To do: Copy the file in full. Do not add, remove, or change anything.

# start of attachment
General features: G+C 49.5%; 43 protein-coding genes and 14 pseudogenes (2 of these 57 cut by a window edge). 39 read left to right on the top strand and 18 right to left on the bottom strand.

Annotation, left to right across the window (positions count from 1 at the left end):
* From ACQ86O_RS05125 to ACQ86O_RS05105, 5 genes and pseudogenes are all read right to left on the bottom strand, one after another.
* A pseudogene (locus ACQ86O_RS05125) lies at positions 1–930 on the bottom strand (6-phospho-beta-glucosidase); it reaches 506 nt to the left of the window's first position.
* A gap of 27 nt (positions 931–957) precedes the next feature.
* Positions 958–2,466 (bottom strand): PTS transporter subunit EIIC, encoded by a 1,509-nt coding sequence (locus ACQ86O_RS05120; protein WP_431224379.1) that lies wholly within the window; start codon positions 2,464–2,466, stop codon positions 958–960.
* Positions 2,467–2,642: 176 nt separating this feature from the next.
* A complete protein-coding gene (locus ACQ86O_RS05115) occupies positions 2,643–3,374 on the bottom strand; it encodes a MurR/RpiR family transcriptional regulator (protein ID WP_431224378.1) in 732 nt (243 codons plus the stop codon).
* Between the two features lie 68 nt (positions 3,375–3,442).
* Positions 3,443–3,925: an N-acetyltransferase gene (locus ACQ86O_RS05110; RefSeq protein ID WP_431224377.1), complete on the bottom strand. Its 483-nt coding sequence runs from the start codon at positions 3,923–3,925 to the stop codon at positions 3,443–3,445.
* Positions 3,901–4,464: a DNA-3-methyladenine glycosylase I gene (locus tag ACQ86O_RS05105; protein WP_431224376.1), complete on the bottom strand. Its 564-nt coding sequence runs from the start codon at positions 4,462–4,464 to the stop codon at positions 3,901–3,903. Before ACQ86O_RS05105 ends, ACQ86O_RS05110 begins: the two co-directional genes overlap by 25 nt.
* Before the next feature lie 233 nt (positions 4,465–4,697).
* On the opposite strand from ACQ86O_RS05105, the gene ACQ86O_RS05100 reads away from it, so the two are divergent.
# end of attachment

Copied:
General features: G+C 49.5%; 43 protein-coding genes and 14 pseudogenes (2 of these 57 cut by a window edge). 39 read left to right on the top strand and 18 right to left on the bottom strand.

Annotation, left to right across the window (positions count from 1 at the left end):
* From ACQ86O_RS05125 to ACQ86O_RS05105, 5 genes and pseudogenes are all read right to left on the bottom strand, one after another.
* A pseudogene (locus ACQ86O_RS05125) lies at positions 1–930 on the bottom strand (6-phospho-beta-glucosidase); it reaches 506 nt to the left of the window's first position.
* A gap of 27 nt (positions 931–957) precedes the next feature.
* Positions 958–2,466 (bottom strand): PTS transporter subunit EIIC, encoded by a 1,509-nt coding sequence (locus ACQ86O_RS05120; protein WP_431224379.1) that lies wholly within the window; start codon positions 2,464–2,466, stop codon positions 958–960.
* Positions 2,467–2,642: 176 nt separating this feature from the next.
* A complete protein-coding gene (locus ACQ86O_RS05115) occupies positions 2,643–3,374 on the bottom strand; it encodes a MurR/RpiR family transcriptional regulator (protein ID WP_431224378.1) in 732 nt (243 codons plus the stop codon).
* Between the two features lie 68 nt (positions 3,375–3,442).
* Positions 3,443–3,925: an N-acetyltransferase gene (locus ACQ86O_RS05110; RefSeq protein ID WP_431224377.1), complete on the bottom strand. Its 483-nt coding sequence runs from the start codon at positions 3,923–3,925 to the stop codon at positions 3,443–3,445.
* Positions 3,901–4,464: a DNA-3-methyladenine glycosylase I gene (locus tag ACQ86O_RS05105; protein WP_431224376.1), complete on the bottom strand. Its 564-nt coding sequence runs from the start codon at positions 4,462–4,464 to the stop codon at positions 3,901–3,903. Before ACQ86O_RS05105 ends, ACQ86O_RS05110 begins: the two co-directional genes overlap by 25 nt.
* Before the next feature lie 233 nt (positions 4,465–4,697).
* On the opposite strand from ACQ86O_RS05105, the gene ACQ86O_RS05100 reads away from it, so the two are divergent.